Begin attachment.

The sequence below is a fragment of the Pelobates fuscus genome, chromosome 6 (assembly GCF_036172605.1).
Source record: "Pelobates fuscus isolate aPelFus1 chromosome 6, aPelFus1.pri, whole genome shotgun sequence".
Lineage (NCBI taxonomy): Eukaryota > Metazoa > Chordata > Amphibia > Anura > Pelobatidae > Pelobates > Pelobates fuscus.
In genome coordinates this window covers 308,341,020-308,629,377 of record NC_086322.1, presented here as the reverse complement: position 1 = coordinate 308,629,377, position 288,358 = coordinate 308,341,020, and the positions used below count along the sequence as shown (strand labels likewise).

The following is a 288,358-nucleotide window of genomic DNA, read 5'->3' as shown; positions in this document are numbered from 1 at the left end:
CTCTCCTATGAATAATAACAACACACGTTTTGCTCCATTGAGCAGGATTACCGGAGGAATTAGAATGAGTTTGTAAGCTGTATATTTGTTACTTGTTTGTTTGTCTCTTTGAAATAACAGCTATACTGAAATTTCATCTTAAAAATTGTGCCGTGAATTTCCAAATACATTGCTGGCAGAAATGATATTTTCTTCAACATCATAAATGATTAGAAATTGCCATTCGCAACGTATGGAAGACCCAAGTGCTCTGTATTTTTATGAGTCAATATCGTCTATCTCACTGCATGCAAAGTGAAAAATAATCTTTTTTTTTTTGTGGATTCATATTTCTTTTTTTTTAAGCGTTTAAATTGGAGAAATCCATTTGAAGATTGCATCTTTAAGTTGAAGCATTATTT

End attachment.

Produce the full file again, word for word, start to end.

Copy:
The sequence below is a fragment of the Pelobates fuscus genome, chromosome 6 (assembly GCF_036172605.1).
Source record: "Pelobates fuscus isolate aPelFus1 chromosome 6, aPelFus1.pri, whole genome shotgun sequence".
Lineage (NCBI taxonomy): Eukaryota > Metazoa > Chordata > Amphibia > Anura > Pelobatidae > Pelobates > Pelobates fuscus.
In genome coordinates this window covers 308,341,020-308,629,377 of record NC_086322.1, presented here as the reverse complement: position 1 = coordinate 308,629,377, position 288,358 = coordinate 308,341,020, and the positions used below count along the sequence as shown (strand labels likewise).

The following is a 288,358-nucleotide window of genomic DNA, read 5'->3' as shown; positions in this document are numbered from 1 at the left end:
CTCTCCTATGAATAATAACAACACACGTTTTGCTCCATTGAGCAGGATTACCGGAGGAATTAGAATGAGTTTGTAAGCTGTATATTTGTTACTTGTTTGTTTGTCTCTTTGAAATAACAGCTATACTGAAATTTCATCTTAAAAATTGTGCCGTGAATTTCCAAATACATTGCTGGCAGAAATGATATTTTCTTCAACATCATAAATGATTAGAAATTGCCATTCGCAACGTATGGAAGACCCAAGTGCTCTGTATTTTTATGAGTCAATATCGTCTATCTCACTGCATGCAAAGTGAAAAATAATCTTTTTTTTTTTGTGGATTCATATTTCTTTTTTTTTAAGCGTTTAAATTGGAGAAATCCATTTGAAGATTGCATCTTTAAGTTGAAGCATTATTT